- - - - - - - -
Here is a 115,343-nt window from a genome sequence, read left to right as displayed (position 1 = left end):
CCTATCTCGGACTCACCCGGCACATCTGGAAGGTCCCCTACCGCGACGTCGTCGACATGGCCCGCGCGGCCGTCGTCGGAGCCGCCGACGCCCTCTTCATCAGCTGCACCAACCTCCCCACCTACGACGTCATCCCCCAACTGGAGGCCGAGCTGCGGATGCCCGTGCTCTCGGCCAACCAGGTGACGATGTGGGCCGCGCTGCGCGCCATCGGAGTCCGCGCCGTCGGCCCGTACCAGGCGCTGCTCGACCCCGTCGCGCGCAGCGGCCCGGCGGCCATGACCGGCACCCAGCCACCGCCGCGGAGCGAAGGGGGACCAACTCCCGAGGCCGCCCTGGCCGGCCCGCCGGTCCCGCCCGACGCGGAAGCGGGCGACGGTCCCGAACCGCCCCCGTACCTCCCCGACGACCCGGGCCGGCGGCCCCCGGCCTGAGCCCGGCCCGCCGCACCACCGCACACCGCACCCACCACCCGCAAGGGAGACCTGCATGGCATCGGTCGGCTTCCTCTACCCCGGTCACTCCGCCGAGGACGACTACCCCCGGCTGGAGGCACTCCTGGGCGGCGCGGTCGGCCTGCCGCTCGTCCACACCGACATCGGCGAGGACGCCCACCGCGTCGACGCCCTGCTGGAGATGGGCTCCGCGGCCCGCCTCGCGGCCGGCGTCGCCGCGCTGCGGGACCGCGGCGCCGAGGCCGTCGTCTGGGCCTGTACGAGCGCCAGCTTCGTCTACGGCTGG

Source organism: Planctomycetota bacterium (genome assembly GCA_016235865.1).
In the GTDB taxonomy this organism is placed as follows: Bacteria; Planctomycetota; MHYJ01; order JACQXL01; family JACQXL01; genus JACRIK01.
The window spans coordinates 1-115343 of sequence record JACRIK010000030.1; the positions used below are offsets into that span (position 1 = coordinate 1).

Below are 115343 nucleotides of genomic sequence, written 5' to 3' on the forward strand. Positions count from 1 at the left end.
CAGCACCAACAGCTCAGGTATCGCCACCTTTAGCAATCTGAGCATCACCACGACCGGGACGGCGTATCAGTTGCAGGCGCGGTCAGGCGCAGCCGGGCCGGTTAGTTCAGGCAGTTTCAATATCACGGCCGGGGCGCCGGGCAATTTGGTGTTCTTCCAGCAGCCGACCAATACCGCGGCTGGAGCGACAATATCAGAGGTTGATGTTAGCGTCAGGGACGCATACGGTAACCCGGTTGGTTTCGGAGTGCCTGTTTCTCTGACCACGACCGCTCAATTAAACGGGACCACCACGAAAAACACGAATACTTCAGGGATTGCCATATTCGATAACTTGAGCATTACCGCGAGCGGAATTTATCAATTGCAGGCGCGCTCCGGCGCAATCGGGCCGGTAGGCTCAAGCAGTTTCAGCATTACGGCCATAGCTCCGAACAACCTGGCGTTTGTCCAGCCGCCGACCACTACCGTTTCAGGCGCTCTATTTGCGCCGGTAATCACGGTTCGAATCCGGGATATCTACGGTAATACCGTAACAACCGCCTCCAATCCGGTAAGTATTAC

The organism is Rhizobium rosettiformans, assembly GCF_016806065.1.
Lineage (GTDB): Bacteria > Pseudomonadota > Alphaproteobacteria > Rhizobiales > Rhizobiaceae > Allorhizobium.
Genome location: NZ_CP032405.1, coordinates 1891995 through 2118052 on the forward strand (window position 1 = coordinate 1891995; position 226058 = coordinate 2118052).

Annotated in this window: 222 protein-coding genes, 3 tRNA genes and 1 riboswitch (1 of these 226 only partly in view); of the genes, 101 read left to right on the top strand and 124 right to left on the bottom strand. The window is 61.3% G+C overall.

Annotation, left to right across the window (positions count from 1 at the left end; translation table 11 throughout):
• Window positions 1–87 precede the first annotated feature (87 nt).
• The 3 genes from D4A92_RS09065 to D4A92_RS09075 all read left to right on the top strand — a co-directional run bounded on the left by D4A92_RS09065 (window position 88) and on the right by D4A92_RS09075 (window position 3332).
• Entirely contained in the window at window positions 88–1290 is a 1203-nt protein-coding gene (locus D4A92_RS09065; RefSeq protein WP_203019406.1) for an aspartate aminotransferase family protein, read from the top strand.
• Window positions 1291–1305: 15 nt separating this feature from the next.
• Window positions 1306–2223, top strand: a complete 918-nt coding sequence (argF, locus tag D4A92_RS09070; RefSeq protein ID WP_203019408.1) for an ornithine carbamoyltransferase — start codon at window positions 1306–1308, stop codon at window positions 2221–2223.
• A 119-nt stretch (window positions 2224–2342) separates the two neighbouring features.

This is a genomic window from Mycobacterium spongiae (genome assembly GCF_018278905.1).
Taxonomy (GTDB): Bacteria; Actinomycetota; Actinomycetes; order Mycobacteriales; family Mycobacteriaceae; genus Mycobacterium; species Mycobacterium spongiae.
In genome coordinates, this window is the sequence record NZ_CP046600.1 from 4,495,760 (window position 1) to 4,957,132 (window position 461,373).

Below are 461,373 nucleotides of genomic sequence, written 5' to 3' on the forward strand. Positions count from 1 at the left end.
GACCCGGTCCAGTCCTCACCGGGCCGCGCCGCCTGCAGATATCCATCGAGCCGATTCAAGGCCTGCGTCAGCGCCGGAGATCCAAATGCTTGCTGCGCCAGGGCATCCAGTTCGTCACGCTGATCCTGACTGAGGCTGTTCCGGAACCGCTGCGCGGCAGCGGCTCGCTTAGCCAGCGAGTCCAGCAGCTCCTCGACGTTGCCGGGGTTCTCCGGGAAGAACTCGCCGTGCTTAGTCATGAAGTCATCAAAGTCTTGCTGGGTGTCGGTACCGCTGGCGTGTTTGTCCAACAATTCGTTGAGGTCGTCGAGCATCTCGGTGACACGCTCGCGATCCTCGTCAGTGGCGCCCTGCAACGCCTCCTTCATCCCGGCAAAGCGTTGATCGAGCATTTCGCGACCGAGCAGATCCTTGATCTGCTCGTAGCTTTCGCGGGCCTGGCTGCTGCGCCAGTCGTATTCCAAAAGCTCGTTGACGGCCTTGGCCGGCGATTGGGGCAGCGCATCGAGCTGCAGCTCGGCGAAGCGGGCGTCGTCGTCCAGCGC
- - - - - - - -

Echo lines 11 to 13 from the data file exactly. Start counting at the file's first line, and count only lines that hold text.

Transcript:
Annotated in this window: 222 protein-coding genes, 3 tRNA genes and 1 riboswitch (1 of these 226 only partly in view); of the genes, 101 read left to right on the top strand and 124 right to left on the bottom strand. The window is 61.3% G+C overall.

Annotation, left to right across the window (positions count from 1 at the left end; translation table 11 throughout):
• Window positions 1–87 precede the first annotated feature (87 nt).